Nonsystematic risk

Nonsystematic risk

Nonmarket or firm-specific risk factors that can be eliminated by diversification. Also called unique risk or diversifiable risk. Systematic risk refers to risk factors common to the entire economy.
Copyright © 2012, Campbell R. Harvey. All Rights Reserved.

Nonsystematic Risk

Risk that is unique to a certain asset or company. An example of nonsystematic risk is the possibility of poor earnings or a strike amongst a company's employees. One may mitigate nonsystematic risk by buying different of securities in the same industry and/or by buying in different industries. For example, a particular oil company has the diversifiable risk that it may drill little or no oil in a given year. An investor may mitigate this risk by investing in several different oil companies as well as in companies having nothing to do with oil. Nonsystematic risk is also called diversifiable risk. See also: Undiversifiable risk.
Farlex Financial Dictionary. © 2012 Farlex, Inc. All Rights Reserved

Nonsystematic risk.

Nonsystematic risk results from unpredictable factors, such as poor management decisions, successful competitive products, or suddenly obsolete technologies that may affect the securities issued by a particular company or group of similar companies.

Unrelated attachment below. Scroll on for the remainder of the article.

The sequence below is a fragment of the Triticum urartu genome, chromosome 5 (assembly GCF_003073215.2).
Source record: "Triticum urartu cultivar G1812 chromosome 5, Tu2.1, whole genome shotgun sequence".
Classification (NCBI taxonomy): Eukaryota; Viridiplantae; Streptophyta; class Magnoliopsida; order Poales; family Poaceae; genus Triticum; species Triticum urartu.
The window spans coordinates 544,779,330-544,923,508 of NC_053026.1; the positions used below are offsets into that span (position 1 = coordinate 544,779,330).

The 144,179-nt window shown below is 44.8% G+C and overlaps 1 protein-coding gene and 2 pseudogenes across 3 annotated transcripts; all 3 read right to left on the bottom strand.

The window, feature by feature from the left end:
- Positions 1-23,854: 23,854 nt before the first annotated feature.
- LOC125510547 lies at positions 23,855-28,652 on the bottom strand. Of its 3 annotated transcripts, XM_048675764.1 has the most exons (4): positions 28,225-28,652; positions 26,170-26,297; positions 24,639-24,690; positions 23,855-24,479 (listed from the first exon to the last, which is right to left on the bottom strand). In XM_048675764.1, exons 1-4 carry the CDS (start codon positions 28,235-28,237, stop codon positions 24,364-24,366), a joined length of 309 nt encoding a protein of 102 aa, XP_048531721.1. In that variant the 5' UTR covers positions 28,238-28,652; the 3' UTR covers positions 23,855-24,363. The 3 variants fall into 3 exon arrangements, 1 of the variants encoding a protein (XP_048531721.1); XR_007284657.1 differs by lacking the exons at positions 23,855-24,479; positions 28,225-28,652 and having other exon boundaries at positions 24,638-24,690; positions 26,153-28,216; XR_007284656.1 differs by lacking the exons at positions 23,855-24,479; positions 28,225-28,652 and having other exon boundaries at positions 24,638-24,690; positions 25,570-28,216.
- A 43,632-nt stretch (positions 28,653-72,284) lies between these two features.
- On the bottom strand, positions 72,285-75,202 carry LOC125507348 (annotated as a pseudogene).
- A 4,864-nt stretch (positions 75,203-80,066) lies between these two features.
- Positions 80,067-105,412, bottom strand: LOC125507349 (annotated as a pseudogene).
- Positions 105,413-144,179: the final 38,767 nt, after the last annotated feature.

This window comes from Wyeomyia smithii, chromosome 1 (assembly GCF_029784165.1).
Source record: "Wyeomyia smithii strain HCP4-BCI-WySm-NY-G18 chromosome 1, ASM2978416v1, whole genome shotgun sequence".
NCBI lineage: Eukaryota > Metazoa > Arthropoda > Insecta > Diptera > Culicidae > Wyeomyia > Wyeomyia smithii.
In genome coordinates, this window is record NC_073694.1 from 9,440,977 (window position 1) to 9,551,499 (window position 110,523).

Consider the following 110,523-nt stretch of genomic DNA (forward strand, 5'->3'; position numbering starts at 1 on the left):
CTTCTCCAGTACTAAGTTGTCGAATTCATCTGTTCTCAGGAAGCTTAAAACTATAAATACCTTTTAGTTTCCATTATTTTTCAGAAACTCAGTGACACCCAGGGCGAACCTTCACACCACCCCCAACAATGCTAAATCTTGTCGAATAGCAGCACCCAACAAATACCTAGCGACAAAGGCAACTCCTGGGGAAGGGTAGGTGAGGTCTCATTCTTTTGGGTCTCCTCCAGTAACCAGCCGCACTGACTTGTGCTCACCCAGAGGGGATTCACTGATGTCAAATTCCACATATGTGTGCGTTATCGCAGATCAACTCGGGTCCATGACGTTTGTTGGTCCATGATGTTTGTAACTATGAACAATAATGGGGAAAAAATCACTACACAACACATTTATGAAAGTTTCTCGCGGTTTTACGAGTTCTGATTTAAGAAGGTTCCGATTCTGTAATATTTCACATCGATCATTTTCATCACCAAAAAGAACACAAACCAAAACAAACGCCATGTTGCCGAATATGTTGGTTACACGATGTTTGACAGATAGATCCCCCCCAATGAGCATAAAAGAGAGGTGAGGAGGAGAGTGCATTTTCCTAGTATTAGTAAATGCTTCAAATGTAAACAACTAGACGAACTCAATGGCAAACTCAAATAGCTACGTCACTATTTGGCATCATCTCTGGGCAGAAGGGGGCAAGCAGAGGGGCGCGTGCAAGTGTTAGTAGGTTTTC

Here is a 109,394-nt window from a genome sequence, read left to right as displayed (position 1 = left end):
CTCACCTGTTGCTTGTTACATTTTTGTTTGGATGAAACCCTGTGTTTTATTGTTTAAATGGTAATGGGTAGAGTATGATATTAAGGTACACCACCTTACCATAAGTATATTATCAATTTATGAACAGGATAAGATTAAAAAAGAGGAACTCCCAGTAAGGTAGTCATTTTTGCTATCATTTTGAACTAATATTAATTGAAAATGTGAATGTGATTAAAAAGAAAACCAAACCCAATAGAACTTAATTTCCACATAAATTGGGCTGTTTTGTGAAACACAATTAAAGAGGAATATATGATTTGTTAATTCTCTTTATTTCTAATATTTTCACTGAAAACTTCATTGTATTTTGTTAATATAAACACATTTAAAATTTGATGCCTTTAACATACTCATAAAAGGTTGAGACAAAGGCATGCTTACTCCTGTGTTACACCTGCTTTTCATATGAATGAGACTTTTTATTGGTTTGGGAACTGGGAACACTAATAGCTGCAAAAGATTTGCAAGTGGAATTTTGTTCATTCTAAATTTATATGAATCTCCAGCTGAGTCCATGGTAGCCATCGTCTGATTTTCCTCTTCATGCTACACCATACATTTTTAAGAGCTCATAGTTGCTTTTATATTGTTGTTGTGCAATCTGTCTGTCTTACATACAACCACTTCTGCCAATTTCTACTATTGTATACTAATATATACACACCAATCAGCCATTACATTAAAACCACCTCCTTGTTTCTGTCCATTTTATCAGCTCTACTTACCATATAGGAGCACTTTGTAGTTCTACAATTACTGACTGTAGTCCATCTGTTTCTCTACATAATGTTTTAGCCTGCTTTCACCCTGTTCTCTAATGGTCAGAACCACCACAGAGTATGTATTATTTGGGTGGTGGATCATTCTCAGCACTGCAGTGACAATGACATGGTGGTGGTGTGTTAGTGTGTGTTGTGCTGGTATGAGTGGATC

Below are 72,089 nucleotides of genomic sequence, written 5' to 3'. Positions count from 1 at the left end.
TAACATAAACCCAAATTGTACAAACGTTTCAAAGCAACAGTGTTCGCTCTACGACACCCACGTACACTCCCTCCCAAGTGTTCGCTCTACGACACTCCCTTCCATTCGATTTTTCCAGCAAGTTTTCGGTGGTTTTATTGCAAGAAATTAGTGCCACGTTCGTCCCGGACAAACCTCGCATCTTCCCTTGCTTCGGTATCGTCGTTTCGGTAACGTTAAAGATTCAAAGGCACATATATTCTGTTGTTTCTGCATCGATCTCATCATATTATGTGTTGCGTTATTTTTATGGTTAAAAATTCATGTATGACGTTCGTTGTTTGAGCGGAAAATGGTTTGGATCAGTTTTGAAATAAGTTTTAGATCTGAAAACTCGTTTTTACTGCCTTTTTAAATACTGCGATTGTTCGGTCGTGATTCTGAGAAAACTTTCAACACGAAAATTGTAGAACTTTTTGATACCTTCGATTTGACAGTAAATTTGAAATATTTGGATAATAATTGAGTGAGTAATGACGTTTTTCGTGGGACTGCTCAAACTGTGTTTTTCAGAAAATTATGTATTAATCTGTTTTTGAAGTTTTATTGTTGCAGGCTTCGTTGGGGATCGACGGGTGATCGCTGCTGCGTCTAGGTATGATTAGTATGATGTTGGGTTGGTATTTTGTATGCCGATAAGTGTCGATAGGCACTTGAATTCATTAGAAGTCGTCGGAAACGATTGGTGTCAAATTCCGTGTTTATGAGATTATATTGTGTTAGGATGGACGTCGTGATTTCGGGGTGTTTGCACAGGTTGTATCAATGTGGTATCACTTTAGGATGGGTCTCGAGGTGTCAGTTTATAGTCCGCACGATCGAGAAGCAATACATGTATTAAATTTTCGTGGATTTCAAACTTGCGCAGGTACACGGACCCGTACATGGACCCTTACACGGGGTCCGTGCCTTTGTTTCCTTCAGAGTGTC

Portfolio diversification, which means spreading your investment among a number of asset subclasses and individual issuers within those subclasses, can help counter nonsystematic risk.

Dictionary of Financial Terms. Copyright © 2008 Lightbulb Press, Inc. All Rights Reserved.
References in periodicals archive ?
Yager's entropy, which is used to optimize the proportion of portfolio capital allocation, effectively characterizes the uncertainty of probability distribution and provide an effective tool to depict the nonsystematic risk of assets [26,32].
Of the 37 IPSs reviewed, only four plans mentioned uncompensated risk, nonsystematic risk, or diversifiable risk.
In other words, the objective of the study is to investigate the relationship between nonsystematic risk and smoothed profits (high-quality and low-quality).
The return on an individual housing transaction is positively associated with national returns, but the association is not strong, which indicates a high level of nonsystematic risk in housing transactions.
This does not require that the nonsystematic risk be identical for all companies.
If a market is incomplete and thus investors cannot form a market portfolio to diversify the nonsystematic risk away, firm-specific and industry-level risk may have the influence over return premium and affect asset prices, making the classical capital asset pricing model (CAPM) unable to explain the returns as perfectly as the theory says.
At one level, general and specific market risk are analogous to systematic and nonsystematic risk in a standard asset-pricing framework.